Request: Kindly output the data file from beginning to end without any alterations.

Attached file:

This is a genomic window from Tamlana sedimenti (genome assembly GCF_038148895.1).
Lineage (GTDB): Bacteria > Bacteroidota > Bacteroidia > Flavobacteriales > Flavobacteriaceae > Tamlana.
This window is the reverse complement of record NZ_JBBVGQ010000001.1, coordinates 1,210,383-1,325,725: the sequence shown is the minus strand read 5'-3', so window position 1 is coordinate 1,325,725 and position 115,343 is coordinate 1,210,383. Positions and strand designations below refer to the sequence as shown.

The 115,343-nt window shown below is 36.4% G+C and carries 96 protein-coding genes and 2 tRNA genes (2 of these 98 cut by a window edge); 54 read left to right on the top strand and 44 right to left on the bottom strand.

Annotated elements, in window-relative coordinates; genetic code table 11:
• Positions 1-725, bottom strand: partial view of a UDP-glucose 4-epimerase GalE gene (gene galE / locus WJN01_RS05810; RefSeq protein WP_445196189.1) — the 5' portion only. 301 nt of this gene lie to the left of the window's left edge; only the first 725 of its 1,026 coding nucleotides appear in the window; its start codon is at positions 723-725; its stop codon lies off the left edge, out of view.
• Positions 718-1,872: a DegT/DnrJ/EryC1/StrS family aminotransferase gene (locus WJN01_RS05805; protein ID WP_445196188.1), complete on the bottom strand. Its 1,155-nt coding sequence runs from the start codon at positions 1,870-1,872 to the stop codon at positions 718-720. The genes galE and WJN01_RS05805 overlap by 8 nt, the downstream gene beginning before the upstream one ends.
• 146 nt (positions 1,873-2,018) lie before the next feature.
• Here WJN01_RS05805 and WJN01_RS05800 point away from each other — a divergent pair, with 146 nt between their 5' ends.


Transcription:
This is a genomic window from Tamlana sedimenti (genome assembly GCF_038148895.1).
Lineage (GTDB): Bacteria > Bacteroidota > Bacteroidia > Flavobacteriales > Flavobacteriaceae > Tamlana.
This window is the reverse complement of record NZ_JBBVGQ010000001.1, coordinates 1,210,383-1,325,725: the sequence shown is the minus strand read 5'-3', so window position 1 is coordinate 1,325,725 and position 115,343 is coordinate 1,210,383. Positions and strand designations below refer to the sequence as shown.

The 115,343-nt window shown below is 36.4% G+C and carries 96 protein-coding genes and 2 tRNA genes (2 of these 98 cut by a window edge); 54 read left to right on the top strand and 44 right to left on the bottom strand.

Annotated elements, in window-relative coordinates; genetic code table 11:
• Positions 1-725, bottom strand: partial view of a UDP-glucose 4-epimerase GalE gene (gene galE / locus WJN01_RS05810; RefSeq protein WP_445196189.1) — the 5' portion only. 301 nt of this gene lie to the left of the window's left edge; only the first 725 of its 1,026 coding nucleotides appear in the window; its start codon is at positions 723-725; its stop codon lies off the left edge, out of view.
• Positions 718-1,872: a DegT/DnrJ/EryC1/StrS family aminotransferase gene (locus WJN01_RS05805; protein ID WP_445196188.1), complete on the bottom strand. Its 1,155-nt coding sequence runs from the start codon at positions 1,870-1,872 to the stop codon at positions 718-720. The genes galE and WJN01_RS05805 overlap by 8 nt, the downstream gene beginning before the upstream one ends.
• 146 nt (positions 1,873-2,018) lie before the next feature.
• Here WJN01_RS05805 and WJN01_RS05800 point away from each other — a divergent pair, with 146 nt between their 5' ends.